Success in the garden starts with the soil. It, as much as—and sometimes more than—moisture and sunlight, determines whether plants thrive or die. Here are a few quick and easy ways to test your soil.
Your soil needs to be able to provide nutrients to plants, and allow plants to take up the nutrients in the soil. Otherwise, your plants just won’t grow well.
The Peanut Butter Jar Soil Test for Sand, Silt, and Clay
This should take about 1 hour to set up and a full day to conclude. Find an empty straight-sided jar, such as a peanut butter or mason jar, with a lid, and have a ruler handy. Dig down to root level—about 6 inches—in the area that you want to test and remove enough soil to fill the the jar to between one-third and one-half full. Next, fill the jar to the shoulder with water, then set the jar aside to let the soil soak up the water. Put the lid on the jar and shake it hard for about 3 minutes.
- Set the jar down and look at your watch. In 1 minute, measure (with the ruler) the amount of sediment that has collected at the bottom. This is the sand in your soil.
- Wait 4 minutes more. Measure the sediment again: The difference between the two numbers will be the amount of silt in your soil.
- Take a third measurement in 24 hours. The difference between the second and third number will be the amount of clay in your soil.
Calculate the percentages of sand, silt, and clay, which should add up to 100 percent. Healthy soil typically consists of 20 percent clay, 40 percent silt, and 40 percent sand.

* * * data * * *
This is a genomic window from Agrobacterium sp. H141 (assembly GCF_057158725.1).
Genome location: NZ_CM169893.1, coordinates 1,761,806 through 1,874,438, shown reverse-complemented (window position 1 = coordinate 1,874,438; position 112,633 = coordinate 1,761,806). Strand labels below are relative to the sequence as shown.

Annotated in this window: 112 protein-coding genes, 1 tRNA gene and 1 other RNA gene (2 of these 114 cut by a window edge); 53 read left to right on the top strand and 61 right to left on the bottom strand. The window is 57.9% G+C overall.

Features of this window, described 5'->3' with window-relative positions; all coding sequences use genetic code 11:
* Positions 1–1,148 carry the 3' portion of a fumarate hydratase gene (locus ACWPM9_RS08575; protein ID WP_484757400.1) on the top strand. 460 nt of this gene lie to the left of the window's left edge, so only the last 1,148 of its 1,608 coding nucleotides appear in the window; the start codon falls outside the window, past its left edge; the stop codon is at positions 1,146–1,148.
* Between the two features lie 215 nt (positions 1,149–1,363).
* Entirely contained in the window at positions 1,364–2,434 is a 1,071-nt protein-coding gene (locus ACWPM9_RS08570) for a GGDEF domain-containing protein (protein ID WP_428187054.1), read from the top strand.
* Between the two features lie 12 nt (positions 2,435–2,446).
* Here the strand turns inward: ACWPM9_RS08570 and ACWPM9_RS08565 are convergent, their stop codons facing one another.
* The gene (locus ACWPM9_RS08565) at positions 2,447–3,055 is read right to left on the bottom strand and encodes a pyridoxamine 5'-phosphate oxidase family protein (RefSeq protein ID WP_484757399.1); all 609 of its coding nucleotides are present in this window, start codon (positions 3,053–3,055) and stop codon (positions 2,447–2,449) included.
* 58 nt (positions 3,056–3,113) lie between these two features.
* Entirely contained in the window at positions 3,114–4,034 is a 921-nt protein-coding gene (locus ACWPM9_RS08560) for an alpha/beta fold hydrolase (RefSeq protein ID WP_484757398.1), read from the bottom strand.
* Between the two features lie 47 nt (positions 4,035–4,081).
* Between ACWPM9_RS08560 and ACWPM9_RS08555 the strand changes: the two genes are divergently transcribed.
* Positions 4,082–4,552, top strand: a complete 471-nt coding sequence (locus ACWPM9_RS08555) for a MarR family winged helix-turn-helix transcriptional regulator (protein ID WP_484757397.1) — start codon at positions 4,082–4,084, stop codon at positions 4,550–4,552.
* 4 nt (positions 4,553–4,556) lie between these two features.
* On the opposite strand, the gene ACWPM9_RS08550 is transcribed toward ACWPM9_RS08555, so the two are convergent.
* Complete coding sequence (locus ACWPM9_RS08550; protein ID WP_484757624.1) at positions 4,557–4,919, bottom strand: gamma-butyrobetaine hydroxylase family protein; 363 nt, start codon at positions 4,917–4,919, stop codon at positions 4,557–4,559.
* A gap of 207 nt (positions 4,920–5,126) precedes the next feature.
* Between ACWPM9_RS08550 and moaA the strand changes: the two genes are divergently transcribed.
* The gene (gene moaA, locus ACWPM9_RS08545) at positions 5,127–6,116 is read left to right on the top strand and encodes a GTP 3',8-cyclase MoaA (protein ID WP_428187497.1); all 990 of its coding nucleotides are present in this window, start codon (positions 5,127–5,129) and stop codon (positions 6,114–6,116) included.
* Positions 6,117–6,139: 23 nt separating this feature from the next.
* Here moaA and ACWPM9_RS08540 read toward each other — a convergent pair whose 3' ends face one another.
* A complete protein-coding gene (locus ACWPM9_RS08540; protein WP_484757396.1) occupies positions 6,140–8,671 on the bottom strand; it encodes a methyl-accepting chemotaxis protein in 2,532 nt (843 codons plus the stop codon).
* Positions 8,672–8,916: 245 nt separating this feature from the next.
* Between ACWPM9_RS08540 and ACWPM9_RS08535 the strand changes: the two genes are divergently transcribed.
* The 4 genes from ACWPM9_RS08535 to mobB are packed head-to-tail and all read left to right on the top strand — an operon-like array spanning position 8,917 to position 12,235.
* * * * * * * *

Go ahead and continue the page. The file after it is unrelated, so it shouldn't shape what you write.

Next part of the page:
This simple test can help you to decide what to grow: If your soil is high in sand, it will be well-draining. Silt and clay are hard to get wet, but they stay wet; plants that like “wet feet” would be happy here. Choose your plants accordingly and/or amend the soil:
- If you have sandy soil, add humus or aged manure, peat moss, or sawdust with some extra nitrogen. Heavy, clay-rich soil can also be added to improve the soil.
- If you have silty soil, add coarse sand (not beach sand) or gravel and compost, or well-rotted horse manure mixed with fresh straw.
- If you have clay soil, add coarse sand (not beach sand), compost, and peat moss.
Learn more about soil amendments and preparing the soil for planting.
The Pantry pH Test for Soil Acidity or Alkalinity
- Place 2 tablespoons of soil in a bowl and add ½ cup vinegar. If the mixture fizzes, you have alkaline soil.
- Place 2 tablespoons of soil in a bowl and moisten it with distilled water. Add ½ cup baking soda. If the mixture fizzes, you have acidic soil.
- If it does not react to either test, the soil has a neutral pH.
- A very high or very low soil pH may result in plant nutrient deficiency or toxicity.
- A pH value of 7 is neutral; microbial activity is greatest and plant roots absorb/access nutrients best when the pH is in the 5.5 to 7 range.
Once you figure out your soil pH, you can change or adjust it. Acidic (sour) soil is counteracted by applying finely ground limestone, and alkaline (sweet) soil is treated with ground sulfur.
The Earthworm Test to Gauge Organic Matter
The best time to check for earthworms is in the spring when the soil’s temperature has reached 50°F and its surface is moist. Use a shovel to dig up about 1 cubic foot of soil. Put the soil on a piece of cardboard, break it apart, and look for earthworms. Learn more about the wonderful world of earthworms.
If your soil is healthy, you’ll find at least 10 earthworms!
If your soil has fewer than 10 worms, add more organic matter—compost, aged manure, leaf mold. Organic matter improves structure, slowly releases nutrients, and increases beneficial microbial activity.